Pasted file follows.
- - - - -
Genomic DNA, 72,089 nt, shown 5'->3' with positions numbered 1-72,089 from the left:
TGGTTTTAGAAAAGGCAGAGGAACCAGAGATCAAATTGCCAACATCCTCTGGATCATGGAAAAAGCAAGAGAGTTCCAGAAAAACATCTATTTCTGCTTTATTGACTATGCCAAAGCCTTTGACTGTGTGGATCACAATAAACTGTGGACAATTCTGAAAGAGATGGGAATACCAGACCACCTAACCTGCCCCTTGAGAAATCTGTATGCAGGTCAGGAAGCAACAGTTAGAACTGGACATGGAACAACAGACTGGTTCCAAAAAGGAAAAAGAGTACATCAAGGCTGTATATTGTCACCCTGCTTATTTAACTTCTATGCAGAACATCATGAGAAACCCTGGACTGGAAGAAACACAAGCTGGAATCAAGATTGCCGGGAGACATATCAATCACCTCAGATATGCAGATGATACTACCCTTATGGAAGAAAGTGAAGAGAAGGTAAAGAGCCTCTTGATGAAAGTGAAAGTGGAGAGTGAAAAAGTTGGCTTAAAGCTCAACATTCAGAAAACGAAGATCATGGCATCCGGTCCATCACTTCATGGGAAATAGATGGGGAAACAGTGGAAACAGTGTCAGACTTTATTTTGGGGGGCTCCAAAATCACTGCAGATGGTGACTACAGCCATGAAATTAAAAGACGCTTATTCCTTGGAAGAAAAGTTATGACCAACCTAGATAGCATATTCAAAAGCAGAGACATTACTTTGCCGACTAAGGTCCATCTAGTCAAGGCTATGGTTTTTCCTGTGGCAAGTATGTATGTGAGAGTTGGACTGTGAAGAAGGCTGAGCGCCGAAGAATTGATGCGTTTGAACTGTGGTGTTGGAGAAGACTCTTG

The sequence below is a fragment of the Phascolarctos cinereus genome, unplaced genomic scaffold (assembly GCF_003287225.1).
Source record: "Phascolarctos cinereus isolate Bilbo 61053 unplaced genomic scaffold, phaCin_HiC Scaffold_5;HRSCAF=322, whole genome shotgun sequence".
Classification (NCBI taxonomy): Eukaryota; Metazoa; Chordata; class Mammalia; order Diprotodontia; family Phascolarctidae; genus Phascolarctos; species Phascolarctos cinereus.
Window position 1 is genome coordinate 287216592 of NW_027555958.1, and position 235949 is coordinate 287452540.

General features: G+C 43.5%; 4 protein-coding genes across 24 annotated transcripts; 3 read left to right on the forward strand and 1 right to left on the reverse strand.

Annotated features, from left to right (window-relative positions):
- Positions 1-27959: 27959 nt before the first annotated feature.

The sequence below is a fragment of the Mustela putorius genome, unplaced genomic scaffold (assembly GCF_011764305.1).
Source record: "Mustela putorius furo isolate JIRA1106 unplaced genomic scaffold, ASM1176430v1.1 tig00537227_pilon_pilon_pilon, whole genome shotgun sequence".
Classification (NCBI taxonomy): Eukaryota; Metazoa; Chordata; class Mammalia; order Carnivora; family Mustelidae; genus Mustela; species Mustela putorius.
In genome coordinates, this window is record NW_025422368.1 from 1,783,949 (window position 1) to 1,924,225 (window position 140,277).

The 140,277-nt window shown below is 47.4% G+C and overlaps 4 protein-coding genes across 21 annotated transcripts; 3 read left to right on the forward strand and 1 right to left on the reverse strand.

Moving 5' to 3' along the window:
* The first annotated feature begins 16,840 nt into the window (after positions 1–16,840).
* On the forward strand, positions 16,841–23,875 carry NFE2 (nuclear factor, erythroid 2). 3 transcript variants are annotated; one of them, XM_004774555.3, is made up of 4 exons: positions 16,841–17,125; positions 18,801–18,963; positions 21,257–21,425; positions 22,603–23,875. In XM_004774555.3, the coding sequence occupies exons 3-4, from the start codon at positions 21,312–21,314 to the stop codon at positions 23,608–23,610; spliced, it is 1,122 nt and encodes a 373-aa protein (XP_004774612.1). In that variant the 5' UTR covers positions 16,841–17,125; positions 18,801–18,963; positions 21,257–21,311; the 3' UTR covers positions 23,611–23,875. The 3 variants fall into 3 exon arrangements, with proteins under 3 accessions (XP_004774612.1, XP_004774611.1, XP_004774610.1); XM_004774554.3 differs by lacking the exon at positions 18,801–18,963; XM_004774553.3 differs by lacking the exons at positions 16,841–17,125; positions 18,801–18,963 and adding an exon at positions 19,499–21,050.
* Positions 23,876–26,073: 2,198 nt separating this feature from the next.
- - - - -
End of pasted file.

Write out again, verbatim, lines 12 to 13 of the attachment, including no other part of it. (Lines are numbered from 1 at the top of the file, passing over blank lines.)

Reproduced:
Classification (NCBI taxonomy): Eukaryota; Metazoa; Chordata; class Mammalia; order Carnivora; family Mustelidae; genus Mustela; species Mustela putorius.
In genome coordinates, this window is record NW_025422368.1 from 1,783,949 (window position 1) to 1,924,225 (window position 140,277).